About Gretchen Wilson
Resource Entertainment was proud to work with Gretchen Wilson in Memphis at the Gibson Lounge and at the Pearl River Resort in Mississippi.
While most singers talk of singing in the church choir, Gretchen's early experiences were mostly spent entertaining what many would consider a tougher crowd. Long before karaoke machines, she got up on stage every night at Big O's Lounge in rural Illinois with a microphone and sang along to CDs for tips. Before long, Gretchen found herself fronting a cover band, and for the first time she felt like maybe there was a life for her outside Bond County.
Gretchen's unceremonious arrival in Nashville was in 1996. She said, "It became apparent to me really fast that I wasn't going to be able to make a living and pay my bills playing on Broadway." In the meantime, she did the one thing she knew how to do to make ends meet: she got a job slinging drinks at a bar.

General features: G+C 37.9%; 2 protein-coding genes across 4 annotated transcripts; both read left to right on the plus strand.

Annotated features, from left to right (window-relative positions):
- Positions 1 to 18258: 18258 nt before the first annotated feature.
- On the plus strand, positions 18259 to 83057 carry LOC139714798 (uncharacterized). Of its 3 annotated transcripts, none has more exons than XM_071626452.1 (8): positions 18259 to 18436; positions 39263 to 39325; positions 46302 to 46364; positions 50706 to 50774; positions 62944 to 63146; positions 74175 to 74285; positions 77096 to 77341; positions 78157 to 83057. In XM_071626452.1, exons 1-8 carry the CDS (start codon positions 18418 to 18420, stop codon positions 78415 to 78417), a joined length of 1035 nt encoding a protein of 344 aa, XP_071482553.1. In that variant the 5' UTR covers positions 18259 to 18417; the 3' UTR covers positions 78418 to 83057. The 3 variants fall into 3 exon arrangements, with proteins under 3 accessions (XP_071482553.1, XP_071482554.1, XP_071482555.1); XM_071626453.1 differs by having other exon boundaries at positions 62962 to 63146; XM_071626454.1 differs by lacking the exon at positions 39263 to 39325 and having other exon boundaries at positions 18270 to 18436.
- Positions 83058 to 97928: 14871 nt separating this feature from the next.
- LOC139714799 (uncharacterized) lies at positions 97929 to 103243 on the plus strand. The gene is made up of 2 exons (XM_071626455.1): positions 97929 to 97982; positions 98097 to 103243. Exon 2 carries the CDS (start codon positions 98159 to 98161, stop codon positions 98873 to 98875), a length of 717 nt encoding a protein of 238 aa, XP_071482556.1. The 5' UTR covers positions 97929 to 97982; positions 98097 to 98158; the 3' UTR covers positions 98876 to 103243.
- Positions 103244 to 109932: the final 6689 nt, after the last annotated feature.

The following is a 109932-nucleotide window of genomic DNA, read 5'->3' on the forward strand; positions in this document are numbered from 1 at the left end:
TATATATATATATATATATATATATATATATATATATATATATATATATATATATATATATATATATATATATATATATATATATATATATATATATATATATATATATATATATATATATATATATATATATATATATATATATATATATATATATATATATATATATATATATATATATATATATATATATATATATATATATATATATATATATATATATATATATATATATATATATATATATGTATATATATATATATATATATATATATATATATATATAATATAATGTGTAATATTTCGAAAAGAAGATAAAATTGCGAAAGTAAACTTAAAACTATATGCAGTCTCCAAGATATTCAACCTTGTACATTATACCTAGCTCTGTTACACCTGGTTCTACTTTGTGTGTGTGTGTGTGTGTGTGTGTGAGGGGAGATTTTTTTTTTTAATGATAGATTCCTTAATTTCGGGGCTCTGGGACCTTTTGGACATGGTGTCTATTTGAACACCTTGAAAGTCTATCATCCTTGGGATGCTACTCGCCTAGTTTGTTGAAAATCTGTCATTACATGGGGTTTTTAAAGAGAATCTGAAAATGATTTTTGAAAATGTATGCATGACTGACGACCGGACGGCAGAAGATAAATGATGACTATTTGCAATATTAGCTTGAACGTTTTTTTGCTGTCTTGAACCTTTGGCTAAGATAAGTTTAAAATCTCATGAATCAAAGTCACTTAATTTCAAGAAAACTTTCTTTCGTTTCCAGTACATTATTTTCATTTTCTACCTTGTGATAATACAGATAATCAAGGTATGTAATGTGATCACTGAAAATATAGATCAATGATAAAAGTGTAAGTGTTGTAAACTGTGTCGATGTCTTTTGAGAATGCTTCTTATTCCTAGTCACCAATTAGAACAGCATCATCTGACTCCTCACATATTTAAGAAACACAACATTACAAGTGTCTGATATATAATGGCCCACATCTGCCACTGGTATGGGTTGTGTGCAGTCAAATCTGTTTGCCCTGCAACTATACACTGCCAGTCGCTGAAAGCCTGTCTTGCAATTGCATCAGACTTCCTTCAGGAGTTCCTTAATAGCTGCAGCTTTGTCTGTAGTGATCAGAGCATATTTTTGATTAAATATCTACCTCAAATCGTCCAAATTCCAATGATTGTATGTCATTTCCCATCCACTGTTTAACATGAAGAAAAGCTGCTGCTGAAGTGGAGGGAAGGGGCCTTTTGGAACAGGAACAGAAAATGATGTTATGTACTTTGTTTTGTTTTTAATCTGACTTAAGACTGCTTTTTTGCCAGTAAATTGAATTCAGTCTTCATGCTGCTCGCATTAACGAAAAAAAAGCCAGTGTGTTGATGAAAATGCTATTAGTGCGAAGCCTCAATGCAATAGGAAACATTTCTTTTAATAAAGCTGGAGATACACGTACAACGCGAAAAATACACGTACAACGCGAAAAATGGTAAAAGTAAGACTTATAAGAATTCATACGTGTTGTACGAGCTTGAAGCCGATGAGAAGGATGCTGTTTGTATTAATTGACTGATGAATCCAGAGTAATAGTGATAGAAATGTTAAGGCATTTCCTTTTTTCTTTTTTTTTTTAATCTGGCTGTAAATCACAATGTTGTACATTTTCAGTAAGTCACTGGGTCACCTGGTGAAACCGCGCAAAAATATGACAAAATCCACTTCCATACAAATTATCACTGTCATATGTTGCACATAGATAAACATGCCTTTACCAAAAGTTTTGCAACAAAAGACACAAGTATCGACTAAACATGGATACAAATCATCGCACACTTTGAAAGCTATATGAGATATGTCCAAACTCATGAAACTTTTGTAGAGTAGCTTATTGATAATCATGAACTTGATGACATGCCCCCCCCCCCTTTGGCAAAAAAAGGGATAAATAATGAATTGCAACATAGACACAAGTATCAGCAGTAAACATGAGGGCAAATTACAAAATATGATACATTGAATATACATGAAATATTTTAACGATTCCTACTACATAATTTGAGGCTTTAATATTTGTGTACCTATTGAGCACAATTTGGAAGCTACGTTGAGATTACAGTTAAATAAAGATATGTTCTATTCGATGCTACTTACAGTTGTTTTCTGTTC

One Friday night, Big Kenny and John Rich walked into the bar and thus got to hear Gretchen belt out a couple of tunes with the house band. John not only introduced her to his circle of friends, he also taught her how the Nashville songwriting community really works. Gretchen also became a member of the Muzik Mafia, a loose-knit group of singers, songwriters, and musicians who get together to jam (and party) every Tuesday in a local Nashville nightspot.
Having become quite the songsmith, Gretchen has written or co-written dozens of tunes, some with John. As one would expect, she has a lot to say about the life she's lived. In fact, not since Loretta Lynn and perhaps Dolly Parton has a female artist in country music been so brutally honest in song about her own lifestyle and the people around her.
She's not Faith Hill and she's not Shania Twain, but that's what separates her from the others and lets her sing to a part of the population that has long been without a voice.